Lucy Shapiro is a Professor in the Department of Developmental Biology at Stanford University School of Medicine where she holds the Virginia and D. K. Ludwig Chair in Cancer Research and is the Director of Stanford’s Beckman Center for Molecular & Genetic Medicine. By studying the regulation of the cell cycle, asymmetric cell division, and cellular differentiation, Shapiro's pioneering work has led to a deep understanding of the genetic and molecular processes that cause identical bacterial cells to split into different cell types. These are basic processes that underlie all life, from single-cell bacteria to multi-cellular organisms. Her ideas have helped to develop novel drugs to fight antibiotic resistance and emerging infectious diseases. Lucy Shapiro has been actively involved in translating academic research on combatting infectious diseases to industry and has advised multiple US administrations.
Professor Shapiro will visit three Dutch universities:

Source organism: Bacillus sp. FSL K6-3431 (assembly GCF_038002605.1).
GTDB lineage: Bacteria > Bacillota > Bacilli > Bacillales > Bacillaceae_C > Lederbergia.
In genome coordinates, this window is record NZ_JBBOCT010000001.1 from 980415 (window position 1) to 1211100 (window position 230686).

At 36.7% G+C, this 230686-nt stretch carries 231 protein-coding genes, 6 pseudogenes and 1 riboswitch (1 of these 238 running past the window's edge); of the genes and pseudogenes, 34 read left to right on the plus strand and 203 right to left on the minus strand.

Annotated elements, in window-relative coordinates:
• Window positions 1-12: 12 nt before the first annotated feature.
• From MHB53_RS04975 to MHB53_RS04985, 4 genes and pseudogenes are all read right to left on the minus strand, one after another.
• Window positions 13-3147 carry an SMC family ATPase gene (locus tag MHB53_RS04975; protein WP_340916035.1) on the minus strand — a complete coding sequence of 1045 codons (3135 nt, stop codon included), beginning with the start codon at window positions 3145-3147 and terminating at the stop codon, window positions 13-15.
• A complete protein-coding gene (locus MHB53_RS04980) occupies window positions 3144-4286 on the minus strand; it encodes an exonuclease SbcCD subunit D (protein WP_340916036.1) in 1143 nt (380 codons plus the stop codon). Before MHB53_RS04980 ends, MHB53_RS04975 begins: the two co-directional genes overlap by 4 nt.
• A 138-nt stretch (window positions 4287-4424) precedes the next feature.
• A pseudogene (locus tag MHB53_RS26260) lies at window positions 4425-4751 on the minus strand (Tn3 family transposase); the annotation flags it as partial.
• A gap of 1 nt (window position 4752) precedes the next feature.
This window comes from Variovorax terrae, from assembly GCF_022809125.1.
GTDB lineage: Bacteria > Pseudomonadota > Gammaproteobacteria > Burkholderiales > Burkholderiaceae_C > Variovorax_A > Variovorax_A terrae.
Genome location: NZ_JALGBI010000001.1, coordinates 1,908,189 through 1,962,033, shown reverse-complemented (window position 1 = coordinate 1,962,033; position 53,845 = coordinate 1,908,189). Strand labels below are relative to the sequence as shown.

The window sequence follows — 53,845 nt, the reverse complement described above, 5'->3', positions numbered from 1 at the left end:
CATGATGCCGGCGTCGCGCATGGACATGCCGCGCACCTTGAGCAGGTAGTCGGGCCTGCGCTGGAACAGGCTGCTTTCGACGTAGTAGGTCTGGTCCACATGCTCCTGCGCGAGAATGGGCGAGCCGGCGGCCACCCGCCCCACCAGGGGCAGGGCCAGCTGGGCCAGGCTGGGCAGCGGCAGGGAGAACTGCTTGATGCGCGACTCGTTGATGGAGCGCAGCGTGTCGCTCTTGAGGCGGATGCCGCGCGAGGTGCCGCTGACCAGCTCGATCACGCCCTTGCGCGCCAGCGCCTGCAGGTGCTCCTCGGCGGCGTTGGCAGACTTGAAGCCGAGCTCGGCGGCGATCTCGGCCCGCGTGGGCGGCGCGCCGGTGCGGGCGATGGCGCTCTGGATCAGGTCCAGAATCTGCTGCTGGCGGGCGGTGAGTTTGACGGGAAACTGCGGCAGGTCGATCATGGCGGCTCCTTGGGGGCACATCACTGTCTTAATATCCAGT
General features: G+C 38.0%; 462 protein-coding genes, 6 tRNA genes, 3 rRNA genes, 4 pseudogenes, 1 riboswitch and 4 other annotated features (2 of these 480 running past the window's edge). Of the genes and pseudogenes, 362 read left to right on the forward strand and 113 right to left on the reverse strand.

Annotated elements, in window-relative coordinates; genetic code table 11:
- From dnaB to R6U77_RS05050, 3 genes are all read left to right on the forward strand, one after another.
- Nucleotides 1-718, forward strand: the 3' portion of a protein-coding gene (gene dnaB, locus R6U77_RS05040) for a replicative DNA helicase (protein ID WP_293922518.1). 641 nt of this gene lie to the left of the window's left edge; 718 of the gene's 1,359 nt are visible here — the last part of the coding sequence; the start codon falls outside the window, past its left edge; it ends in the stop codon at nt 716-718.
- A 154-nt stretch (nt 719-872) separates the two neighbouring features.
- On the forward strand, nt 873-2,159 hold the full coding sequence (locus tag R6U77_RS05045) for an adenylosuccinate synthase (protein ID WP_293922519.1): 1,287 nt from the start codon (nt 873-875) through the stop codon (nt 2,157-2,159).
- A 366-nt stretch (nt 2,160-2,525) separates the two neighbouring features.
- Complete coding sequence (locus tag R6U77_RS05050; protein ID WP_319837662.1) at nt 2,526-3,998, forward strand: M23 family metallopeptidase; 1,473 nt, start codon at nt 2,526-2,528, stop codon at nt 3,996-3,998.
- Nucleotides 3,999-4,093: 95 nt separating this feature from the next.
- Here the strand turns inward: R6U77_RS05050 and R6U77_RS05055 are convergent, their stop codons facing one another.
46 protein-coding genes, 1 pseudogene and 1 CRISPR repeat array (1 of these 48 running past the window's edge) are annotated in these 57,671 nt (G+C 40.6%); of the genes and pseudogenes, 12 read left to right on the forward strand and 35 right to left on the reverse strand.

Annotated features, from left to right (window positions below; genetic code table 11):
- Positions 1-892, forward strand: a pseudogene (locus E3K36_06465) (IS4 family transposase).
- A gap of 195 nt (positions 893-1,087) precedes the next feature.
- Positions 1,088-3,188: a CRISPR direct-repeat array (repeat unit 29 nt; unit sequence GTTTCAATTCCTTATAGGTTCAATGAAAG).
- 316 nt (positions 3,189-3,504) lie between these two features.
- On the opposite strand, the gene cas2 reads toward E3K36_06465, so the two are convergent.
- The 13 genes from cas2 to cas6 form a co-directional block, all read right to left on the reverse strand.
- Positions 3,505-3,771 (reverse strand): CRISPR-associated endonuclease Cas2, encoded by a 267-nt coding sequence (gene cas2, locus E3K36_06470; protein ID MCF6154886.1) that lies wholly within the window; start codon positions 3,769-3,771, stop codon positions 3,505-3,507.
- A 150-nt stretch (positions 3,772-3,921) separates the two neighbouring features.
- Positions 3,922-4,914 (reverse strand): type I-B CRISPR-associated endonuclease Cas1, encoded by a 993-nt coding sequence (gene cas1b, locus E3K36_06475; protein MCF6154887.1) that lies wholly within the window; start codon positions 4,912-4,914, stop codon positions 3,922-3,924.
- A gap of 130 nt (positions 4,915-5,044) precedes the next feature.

Tue Sept 12th University of Groningen 15-16h
Lokaal 16, Onderwijs Centrum,University Medical Centrum Groningen, Groningen hosts: prof. Armagan Kocer (email@example.com) & prof. Dirk-Jan Slotboom (firstname.lastname@example.org)
Thu Sept 14th Vrije Universiteit / Netherlands Cancer Institute 16-17h
Main Auditorium O|2 bldg, De Boelelaan 1108, Amsterdam hosts: dr. Yves Bollen (email@example.com) & dr. Fred van Leeuwen (firstname.lastname@example.org)
Fri Sept 15th Leiden University 16-17h
Collegezaal 1, Gorleaus bldg, Einsteinweg 55, Leiden host: dr. Remus Dame (email@example.com)
3-D Systems Architecture of a Bacterial Cell Cycle
The cell cycle control logic in Caulobacter drives an integrated system that operates in time and space. Oscillating levels of temporally-controlled master regulators enable multiple cell cycle functions. Cell cycle regulation is, to a striking degree, a whole cell phenomenon with transcriptional circuitry interwoven with the 3-D deployment of phospho-signaling, which monitors the topology of the cell and is central to establishing asymmetric cell division. The overall regulatory ‘wiring diagram’ incorporates changes in DNA methylation state that enhance system robustness.